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Endoscopic Mucosal Resection and Submucosal Dissection

Advances in endoscopic techniques have permitted endoscopic mucosal resection (EMR) and endoscopic submucosal dissection (ESD) to be used as curative therapies for select early gastric cancers (EGCs). This technique has been used widely for intestinal-type cancers in Japan and South Korea, where studies have shown that only 3.5% of patients with EGCs smaller than 2 to 3 cm have lymph node involvement, making these lesions amenable to local therapy. Lesions larger than 4.5 cm have a greater than 50% chance of spread into the submucosa, are associated with “positive” nodes, and are therefore less likely to be endoscopically resectable.361

The following criteria have been suggested for EMR in gastric cancer: (1) the cancer is located in the mucosa and the lymph nodes are not involved, as indicated by EUS examination; (2) the maximum size of the tumor is less than 2 cm when the lesion is slightly elevated (type IIa) and less than 1 cm when the tumor is flat or slightly depressed (type IIb or IIc) without an ulcer scar; (3) there is no evidence of multiple gastric cancers or simultaneous abdominal cancers; and (4) the cancer is of the intestinal type.362 Despite these guidelines, it is generally not possible to remove lesions larger than 1.5 to 2.0 cm en bloc by EMR, and piecemeal removal of EGC is associated with decreased rates of curative resection.363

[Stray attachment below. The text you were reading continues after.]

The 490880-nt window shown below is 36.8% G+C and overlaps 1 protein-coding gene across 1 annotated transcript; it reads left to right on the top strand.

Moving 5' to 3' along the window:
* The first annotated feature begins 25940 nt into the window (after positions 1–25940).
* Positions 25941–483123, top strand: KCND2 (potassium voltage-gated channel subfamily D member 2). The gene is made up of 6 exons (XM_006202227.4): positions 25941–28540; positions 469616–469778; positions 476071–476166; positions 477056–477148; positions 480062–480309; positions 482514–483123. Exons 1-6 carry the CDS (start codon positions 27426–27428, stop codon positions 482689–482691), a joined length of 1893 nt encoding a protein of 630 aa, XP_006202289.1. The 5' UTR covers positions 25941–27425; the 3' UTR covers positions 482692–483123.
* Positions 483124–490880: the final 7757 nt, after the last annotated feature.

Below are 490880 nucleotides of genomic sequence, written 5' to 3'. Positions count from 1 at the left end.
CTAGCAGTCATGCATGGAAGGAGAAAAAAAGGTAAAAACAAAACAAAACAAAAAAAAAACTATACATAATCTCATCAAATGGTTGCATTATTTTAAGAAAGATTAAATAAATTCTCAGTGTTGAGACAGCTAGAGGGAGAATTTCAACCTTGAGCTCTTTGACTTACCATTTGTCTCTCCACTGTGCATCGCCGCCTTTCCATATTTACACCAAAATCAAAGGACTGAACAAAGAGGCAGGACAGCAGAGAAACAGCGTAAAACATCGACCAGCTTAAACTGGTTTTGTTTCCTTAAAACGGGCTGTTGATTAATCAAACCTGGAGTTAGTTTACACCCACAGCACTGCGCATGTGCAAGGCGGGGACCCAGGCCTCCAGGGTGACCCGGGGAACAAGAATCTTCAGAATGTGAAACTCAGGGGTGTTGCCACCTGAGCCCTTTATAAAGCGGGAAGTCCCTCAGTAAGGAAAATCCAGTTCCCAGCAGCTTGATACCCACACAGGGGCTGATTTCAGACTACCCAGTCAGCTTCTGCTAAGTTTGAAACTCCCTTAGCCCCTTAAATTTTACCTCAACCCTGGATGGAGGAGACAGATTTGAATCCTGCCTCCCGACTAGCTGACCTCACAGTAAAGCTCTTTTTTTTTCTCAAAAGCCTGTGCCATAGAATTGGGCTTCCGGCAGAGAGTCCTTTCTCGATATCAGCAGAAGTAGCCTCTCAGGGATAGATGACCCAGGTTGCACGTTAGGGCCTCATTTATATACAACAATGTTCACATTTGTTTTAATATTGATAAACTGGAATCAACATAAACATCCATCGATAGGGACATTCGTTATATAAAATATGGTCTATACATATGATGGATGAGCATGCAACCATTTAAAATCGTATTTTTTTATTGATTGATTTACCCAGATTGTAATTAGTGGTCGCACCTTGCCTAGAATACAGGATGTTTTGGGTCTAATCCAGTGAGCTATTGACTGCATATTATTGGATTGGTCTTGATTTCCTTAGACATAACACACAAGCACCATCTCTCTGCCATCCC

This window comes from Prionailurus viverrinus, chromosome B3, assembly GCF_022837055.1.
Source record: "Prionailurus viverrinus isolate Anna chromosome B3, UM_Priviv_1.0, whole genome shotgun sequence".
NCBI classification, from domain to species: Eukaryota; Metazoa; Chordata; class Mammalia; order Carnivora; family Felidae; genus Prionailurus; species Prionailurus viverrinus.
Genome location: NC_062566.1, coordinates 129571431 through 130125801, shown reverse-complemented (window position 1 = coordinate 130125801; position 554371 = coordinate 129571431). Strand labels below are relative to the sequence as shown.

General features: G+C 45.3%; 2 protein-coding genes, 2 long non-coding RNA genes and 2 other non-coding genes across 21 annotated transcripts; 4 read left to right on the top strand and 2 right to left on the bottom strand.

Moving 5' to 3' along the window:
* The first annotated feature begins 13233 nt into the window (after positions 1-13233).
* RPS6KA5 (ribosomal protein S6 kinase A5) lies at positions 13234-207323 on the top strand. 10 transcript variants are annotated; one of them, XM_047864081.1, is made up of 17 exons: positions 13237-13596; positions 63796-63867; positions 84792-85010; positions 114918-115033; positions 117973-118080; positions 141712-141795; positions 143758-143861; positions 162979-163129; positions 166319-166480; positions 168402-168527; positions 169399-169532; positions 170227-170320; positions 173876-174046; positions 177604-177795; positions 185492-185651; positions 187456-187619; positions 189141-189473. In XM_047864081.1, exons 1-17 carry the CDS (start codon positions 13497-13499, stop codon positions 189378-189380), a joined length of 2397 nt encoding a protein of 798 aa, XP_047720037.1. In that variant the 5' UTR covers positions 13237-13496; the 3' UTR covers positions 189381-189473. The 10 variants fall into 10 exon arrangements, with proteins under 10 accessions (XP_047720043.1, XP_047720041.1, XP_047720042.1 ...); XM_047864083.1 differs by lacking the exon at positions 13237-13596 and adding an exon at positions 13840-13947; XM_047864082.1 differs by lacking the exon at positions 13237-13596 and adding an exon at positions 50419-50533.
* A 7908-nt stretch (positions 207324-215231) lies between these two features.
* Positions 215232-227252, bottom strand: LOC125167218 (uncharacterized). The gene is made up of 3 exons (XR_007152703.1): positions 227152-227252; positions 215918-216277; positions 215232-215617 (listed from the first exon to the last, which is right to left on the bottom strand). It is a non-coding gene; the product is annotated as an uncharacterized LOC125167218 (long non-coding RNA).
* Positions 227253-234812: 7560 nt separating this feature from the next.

ESD is a technique developed in Japan and permits en bloc resection of larger EGCs, as well as selected tumors with submucosal invasion. With ESD, submucosal injection is performed, followed by the use of endoscopic electrosurgical knives to resect the entire tumor364 (Fig. 54-9). In addition to an R0 resection, ESD allows for more precise histopathologic assessment of depth of invasion and lymphovascular involvement, and permits appropriate assessment for risk of lymph node metastasis. If preprocedure evaluation does not reveal regional lymph node involvement, much larger superficial lesions can be resected. The Japanese have developed expanded criteria for ESD for early gastric cancer: (1) mucosal intestinal-type cancer of any size without ulceration, (2) mucosal intestinal-type cancer less than 3 cm with ulceration, and (3) submucosal intestinal-type cancer less than 3 cm and with submucosal invasion less than 500 μm.365,366 As experience with this ESD has increased, en bloc resection rates are now reported to be over 90%, with local recurrence rates lower than 3%.364 Owing to the large size of some of the lesions being resected, the risk of gastric perforation is relatively high (2% to 6%).367,368 However, perforations recognized early can generally be treated conservatively with closure using endoscopic clipping.364 Limited data from Western centers with fewer patients report good but slightly lower resection rates and higher complication rates.369,370 For patients with EGC but higher risk of lymph node involvement and who are poor candidates for surgical gastrectomy, combination ESD with laparoscopic lymph node dissection may be an alternative approach.371 There are no published randomized clinical trials comparing surgery to endoscopic resection for early gastric cancer.